Pete Anderson Stays True To His Sonic Roots With Soundcraft Ghost Console
“I needed an analog board to mix on, but I didn’t want anything too big, so I checked out the Soundcraft Ghost console,” Anderson says. “When I first hooked up the Ghost, I played one of my recordings and the songs sounded exactly how I wanted them to sound, right away. All the magic I wanted just kicked in.”
From 1986 to 2003, Anderson was best known as Dwight Yoakam’s producer, lead guitarist and music partner. Since then, Anderson has produced albums for top country artists such as Tanya Tucker and Mark Chesnutt, while embarking on his own solo career and starting his own label, Little Dog Records. In all of Anderson’s work, his irreverence for the mundane is apparent, but so too is the respect he holds for his musical roots. This respect lies not only in the composition of songs he produces and plays, but in the sonic elements as well.
In Anderson’s mind, the tools used to record and mix a song are as important as the instruments used to play the songs. “I think of myself as a sound architect, I’m looking at a certain place I want to take a record,” he says. “With analog boards, you can push the faders and push the EQ to get that analog distortion—the kind of sound that made Chess recordings so memorable and Ray Charles’ voice so iconic.”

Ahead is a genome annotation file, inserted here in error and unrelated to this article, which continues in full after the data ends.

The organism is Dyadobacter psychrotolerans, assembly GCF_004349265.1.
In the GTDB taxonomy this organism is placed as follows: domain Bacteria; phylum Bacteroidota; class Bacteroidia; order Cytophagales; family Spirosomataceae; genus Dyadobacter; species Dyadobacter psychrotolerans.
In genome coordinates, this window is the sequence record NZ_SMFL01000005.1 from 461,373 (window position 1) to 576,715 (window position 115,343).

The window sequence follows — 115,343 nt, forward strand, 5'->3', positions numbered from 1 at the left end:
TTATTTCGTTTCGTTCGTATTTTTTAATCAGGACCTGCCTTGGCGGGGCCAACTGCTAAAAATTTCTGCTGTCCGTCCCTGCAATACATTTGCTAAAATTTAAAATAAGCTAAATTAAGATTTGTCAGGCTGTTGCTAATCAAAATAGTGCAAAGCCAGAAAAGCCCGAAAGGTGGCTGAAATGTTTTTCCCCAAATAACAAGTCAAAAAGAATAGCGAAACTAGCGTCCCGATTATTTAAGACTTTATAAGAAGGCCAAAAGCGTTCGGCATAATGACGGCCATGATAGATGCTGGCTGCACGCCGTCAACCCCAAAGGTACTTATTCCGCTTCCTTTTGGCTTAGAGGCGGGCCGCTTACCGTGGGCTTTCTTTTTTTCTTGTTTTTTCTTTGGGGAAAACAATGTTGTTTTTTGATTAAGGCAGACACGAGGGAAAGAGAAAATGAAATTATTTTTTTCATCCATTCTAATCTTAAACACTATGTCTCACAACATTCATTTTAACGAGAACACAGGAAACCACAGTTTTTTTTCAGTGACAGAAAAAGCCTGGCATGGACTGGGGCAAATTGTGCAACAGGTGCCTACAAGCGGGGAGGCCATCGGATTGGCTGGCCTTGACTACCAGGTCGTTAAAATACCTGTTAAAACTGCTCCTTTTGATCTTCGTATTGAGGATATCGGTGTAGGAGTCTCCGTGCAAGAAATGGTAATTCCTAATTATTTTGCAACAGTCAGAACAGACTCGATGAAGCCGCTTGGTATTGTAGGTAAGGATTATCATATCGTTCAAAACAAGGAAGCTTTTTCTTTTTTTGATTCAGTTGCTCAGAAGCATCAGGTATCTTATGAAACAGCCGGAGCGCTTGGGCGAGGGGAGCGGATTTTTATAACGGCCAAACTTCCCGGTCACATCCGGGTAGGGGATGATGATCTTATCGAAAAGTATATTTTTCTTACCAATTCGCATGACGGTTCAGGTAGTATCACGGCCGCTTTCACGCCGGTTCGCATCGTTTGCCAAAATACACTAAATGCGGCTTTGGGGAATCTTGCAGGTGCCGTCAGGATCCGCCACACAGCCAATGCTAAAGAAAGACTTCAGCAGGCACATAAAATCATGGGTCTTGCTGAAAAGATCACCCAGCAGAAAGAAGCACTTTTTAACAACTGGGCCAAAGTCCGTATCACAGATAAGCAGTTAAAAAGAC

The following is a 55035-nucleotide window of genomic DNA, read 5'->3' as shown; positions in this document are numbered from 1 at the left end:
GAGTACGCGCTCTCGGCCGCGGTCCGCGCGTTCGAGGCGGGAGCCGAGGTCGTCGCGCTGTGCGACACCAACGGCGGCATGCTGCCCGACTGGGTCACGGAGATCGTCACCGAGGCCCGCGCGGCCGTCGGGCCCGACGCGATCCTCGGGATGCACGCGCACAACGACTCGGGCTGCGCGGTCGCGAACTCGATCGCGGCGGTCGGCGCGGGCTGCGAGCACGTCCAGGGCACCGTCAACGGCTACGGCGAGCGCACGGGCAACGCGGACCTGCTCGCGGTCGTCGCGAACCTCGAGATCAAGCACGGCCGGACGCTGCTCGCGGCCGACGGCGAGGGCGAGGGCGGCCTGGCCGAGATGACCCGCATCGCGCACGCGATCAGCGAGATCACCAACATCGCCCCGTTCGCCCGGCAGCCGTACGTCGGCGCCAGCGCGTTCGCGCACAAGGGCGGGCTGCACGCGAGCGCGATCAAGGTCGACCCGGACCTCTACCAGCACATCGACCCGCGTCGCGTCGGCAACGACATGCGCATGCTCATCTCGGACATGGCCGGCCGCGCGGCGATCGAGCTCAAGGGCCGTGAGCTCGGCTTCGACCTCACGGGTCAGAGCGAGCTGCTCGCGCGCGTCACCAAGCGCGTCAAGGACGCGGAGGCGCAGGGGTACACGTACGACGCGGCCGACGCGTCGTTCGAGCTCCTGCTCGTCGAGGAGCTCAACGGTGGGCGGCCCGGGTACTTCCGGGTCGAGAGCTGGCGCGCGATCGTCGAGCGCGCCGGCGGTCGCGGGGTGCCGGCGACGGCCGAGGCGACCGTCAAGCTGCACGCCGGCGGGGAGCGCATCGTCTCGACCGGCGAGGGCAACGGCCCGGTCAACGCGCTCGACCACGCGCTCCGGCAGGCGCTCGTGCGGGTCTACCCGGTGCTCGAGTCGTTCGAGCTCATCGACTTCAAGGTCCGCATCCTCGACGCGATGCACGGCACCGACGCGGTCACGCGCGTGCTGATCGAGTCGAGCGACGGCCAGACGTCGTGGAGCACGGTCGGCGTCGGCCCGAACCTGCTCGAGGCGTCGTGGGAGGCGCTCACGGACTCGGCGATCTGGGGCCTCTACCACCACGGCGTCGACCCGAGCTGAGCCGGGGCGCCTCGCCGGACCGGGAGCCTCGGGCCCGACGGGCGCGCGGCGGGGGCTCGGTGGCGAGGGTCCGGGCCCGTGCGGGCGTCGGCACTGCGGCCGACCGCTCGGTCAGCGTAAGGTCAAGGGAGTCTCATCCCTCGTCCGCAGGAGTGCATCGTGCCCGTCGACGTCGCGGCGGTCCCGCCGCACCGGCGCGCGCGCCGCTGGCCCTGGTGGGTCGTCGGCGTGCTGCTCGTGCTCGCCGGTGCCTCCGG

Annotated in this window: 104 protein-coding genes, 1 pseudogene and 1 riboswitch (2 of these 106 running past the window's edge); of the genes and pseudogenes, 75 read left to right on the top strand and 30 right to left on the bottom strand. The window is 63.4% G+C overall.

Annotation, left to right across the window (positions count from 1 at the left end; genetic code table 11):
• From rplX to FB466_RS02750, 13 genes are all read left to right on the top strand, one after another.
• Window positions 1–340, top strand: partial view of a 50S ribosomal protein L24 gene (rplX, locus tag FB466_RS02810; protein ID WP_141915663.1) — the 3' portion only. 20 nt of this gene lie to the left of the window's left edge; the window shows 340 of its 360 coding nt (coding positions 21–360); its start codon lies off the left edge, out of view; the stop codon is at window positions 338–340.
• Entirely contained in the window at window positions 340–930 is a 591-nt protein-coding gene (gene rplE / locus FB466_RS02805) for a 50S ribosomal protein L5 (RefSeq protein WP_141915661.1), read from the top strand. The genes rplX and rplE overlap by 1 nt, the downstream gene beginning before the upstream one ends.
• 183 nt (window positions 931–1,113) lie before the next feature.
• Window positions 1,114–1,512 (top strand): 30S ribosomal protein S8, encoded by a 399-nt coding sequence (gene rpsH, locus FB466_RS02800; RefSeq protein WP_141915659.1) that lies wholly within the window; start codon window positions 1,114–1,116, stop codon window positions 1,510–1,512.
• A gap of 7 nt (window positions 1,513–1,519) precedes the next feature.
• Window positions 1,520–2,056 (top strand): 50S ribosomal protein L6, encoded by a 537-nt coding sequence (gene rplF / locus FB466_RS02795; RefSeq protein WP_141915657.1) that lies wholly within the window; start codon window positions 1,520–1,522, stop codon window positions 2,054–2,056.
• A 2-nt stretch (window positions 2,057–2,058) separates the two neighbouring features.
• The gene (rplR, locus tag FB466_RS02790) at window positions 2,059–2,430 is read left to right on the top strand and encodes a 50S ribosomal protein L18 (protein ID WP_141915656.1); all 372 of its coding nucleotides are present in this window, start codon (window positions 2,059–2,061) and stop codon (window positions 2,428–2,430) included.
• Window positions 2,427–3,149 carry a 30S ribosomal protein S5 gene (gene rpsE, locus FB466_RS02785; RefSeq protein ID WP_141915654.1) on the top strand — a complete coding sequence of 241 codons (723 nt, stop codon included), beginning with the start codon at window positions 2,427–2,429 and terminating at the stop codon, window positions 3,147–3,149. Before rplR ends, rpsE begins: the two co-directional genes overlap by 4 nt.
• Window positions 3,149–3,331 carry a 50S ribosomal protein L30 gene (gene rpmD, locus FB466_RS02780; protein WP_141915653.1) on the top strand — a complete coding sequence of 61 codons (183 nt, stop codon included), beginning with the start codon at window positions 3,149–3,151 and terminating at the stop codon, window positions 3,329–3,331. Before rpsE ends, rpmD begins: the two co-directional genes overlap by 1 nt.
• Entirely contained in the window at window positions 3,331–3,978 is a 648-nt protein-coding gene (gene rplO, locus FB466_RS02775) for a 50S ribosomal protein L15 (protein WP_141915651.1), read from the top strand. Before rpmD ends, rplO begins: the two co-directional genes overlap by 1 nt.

The Soundcraft Ghost has been a perfect fit for Anderson as well as his collaborators in the studio. “The other thing that’s so great about the Ghost is it has channels of analog strips and in the aux section you can do all your effects,” Anderson says. “A lot of engineers like the convenience of digital, being able to use a mouse and all that, but they still like to mix with faders and a tangible surface.”
Anderson recently completed production of Mark Chesnutt’s latest release, Outlaw—a record of Chesnutt performing classics from the “Outlaw Country” sub-genre, featuring tracks from the likes of Waylon Jennings, Willie Nelson and Hank Williams, Jr. True to form, Outlaw represents Anderson’s rebellious-yet-reverential approach. “The idea wasn’t to take these songs and change them, but we did want to tighten up the arrangements from the originals,” Anderson said.
In late 2009, Anderson released a solo album, Even Things Up, which showcases his appreciation for—and mastery of—the blues. “For Even Things Up, I wanted to play straight blues,” he says. “I think the blues world is very interesting because it’s a broad umbrella—there are no sonic boundaries. In country, there’s a ceiling for what you can do because every act needs to be marketable. But with the blues, you’re not planning on selling a million records and there’s a creative freedom that goes with that. At the same time, you can find a blues festival every day of the year and the blues will always resonate with listeners.”
While Even Things Up represents a revisiting of Anderson’s musical roots, the Soundcraft Ghost enables him to revisit his sonic roots as well. “The Ghost is an unbelievable fit to add that soft edge to digital recordings, which can sound so hard.”
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